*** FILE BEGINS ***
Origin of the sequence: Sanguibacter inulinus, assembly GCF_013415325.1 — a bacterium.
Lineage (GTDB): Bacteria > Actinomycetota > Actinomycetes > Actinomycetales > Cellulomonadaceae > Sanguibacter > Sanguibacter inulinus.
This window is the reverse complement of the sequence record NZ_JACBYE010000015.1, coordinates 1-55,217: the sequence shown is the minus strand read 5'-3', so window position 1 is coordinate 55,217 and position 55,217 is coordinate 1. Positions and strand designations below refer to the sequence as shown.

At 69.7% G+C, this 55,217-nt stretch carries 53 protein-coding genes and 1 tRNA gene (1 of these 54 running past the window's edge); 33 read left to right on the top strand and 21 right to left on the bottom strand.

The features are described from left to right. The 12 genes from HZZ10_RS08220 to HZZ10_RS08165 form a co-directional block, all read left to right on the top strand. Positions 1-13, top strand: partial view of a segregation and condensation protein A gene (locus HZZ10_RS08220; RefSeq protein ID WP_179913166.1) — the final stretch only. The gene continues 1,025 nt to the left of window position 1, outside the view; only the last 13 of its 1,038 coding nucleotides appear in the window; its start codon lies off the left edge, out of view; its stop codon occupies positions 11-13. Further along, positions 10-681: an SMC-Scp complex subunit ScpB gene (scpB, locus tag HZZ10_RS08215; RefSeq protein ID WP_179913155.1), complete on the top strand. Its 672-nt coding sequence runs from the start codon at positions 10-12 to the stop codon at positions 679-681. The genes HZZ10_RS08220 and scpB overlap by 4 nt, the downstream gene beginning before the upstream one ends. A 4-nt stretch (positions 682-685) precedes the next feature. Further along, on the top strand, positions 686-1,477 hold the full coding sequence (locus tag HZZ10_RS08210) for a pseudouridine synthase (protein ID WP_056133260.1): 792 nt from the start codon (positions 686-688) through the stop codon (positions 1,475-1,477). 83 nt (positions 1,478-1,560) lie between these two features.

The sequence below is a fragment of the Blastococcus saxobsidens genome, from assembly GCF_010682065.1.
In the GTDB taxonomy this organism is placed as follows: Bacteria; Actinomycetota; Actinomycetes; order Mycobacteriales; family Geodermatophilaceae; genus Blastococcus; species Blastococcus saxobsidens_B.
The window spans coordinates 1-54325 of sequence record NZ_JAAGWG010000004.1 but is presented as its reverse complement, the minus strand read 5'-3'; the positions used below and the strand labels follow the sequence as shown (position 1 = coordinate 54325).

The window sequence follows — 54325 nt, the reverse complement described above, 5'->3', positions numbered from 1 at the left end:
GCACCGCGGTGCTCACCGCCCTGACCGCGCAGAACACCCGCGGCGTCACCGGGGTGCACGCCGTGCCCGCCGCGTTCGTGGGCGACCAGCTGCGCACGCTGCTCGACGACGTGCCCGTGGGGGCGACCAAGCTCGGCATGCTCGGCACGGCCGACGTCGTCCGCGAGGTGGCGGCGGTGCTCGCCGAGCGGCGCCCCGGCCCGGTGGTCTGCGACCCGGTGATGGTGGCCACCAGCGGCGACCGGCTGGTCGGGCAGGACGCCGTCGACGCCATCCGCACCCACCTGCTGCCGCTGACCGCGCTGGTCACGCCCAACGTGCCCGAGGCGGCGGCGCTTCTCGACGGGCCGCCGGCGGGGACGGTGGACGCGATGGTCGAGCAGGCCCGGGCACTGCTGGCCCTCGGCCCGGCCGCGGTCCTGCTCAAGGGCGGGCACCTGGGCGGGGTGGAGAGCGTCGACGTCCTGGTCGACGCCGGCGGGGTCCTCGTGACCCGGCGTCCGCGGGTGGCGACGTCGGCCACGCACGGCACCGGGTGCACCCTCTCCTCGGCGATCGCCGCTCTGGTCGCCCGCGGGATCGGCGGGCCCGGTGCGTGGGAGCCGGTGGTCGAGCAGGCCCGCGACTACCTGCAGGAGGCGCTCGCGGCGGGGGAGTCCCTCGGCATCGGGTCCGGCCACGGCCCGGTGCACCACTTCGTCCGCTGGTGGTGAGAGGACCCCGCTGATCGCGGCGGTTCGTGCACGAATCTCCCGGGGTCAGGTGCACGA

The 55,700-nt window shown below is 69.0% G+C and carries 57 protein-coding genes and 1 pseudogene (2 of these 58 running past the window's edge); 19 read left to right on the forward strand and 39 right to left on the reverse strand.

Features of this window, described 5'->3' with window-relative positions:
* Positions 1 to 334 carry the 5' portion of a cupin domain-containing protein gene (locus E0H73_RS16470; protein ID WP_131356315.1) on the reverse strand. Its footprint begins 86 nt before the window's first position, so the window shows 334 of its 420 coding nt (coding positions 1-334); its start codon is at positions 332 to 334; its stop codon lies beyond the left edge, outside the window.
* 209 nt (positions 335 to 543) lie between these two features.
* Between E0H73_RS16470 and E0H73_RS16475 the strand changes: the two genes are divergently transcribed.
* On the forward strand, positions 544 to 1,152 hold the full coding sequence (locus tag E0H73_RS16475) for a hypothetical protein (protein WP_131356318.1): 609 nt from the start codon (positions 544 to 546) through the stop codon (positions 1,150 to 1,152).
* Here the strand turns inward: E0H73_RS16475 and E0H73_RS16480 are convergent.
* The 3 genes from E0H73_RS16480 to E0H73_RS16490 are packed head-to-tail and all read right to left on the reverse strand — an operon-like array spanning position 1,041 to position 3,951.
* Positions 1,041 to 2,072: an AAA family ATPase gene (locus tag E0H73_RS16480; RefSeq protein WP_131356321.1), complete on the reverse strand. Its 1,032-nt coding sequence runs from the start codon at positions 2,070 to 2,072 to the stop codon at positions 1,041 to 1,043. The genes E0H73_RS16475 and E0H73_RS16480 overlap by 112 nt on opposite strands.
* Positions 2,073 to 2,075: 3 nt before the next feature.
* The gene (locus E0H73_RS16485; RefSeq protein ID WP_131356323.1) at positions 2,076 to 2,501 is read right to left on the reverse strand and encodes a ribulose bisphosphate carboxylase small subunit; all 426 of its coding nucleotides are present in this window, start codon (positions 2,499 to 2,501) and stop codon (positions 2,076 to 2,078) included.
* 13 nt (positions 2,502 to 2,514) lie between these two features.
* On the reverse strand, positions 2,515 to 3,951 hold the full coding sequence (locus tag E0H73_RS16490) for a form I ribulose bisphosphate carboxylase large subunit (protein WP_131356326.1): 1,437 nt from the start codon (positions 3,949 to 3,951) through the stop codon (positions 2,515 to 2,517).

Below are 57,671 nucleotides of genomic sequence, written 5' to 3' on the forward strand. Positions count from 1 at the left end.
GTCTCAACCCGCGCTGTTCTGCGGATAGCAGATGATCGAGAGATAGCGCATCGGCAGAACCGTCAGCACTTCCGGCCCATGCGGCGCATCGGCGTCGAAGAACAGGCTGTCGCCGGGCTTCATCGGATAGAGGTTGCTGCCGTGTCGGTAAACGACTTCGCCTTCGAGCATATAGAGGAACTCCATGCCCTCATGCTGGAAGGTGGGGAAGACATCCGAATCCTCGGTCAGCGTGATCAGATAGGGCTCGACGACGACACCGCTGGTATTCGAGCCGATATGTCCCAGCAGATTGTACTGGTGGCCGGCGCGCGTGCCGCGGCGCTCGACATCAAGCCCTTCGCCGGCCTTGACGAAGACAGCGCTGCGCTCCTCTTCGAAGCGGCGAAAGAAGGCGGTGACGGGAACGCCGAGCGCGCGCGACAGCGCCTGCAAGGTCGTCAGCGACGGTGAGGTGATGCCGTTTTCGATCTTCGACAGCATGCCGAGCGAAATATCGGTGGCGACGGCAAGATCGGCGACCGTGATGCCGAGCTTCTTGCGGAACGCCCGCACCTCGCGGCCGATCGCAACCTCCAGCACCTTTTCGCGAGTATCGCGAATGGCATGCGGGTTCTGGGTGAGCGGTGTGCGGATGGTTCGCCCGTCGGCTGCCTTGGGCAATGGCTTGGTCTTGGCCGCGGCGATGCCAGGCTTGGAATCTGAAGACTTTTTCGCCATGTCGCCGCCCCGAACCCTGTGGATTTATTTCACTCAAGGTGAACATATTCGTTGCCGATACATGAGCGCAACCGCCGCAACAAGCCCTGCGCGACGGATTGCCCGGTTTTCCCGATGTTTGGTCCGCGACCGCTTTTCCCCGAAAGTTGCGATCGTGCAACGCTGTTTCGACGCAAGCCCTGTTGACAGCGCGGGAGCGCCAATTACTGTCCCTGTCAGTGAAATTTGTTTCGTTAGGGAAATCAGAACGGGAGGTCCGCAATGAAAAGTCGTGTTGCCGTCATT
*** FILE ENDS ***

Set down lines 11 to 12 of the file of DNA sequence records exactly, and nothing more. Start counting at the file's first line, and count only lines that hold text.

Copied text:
The 55,700-nt window shown below is 69.0% G+C and carries 57 protein-coding genes and 1 pseudogene (2 of these 58 running past the window's edge); 19 read left to right on the forward strand and 39 right to left on the reverse strand.

Features of this window, described 5'->3' with window-relative positions: